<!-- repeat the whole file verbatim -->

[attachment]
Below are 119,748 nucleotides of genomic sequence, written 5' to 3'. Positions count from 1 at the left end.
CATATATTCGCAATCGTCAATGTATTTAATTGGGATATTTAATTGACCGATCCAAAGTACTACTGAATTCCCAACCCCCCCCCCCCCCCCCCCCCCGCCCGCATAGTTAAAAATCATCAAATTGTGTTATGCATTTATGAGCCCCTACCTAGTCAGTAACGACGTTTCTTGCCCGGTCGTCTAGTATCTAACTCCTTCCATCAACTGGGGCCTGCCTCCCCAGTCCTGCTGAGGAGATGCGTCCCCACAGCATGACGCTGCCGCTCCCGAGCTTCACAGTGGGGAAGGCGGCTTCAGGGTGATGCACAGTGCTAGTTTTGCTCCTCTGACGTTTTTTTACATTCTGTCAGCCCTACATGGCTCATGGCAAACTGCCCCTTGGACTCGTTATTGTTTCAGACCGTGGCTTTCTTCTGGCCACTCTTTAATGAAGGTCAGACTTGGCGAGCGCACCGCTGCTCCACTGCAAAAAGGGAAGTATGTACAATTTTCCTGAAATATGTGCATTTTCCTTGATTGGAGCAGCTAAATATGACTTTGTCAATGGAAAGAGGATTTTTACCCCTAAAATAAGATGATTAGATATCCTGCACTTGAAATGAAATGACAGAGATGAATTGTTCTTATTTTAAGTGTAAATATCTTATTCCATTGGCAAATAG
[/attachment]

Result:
Below are 119,748 nucleotides of genomic sequence, written 5' to 3'. Positions count from 1 at the left end.
CATATATTCGCAATCGTCAATGTATTTAATTGGGATATTTAATTGACCGATCCAAAGTACTACTGAATTCCCAACCCCCCCCCCCCCCCCCCCCCCGCCCGCATAGTTAAAAATCATCAAATTGTGTTATGCATTTATGAGCCCCTACCTAGTCAGTAACGACGTTTCTTGCCCGGTCGTCTAGTATCTAACTCCTTCCATCAACTGGGGCCTGCCTCCCCAGTCCTGCTGAGGAGATGCGTCCCCACAGCATGACGCTGCCGCTCCCGAGCTTCACAGTGGGGAAGGCGGCTTCAGGGTGATGCACAGTGCTAGTTTTGCTCCTCTGACGTTTTTTTACATTCTGTCAGCCCTACATGGCTCATGGCAAACTGCCCCTTGGACTCGTTATTGTTTCAGACCGTGGCTTTCTTCTGGCCACTCTTTAATGAAGGTCAGACTTGGCGAGCGCACCGCTGCTCCACTGCAAAAAGGGAAGTATGTACAATTTTCCTGAAATATGTGCATTTTCCTTGATTGGAGCAGCTAAATATGACTTTGTCAATGGAAAGAGGATTTTTACCCCTAAAATAAGATGATTAGATATCCTGCACTTGAAATGAAATGACAGAGATGAATTGTTCTTATTTTAAGTGTAAATATCTTATTCCATTGGCAAATAG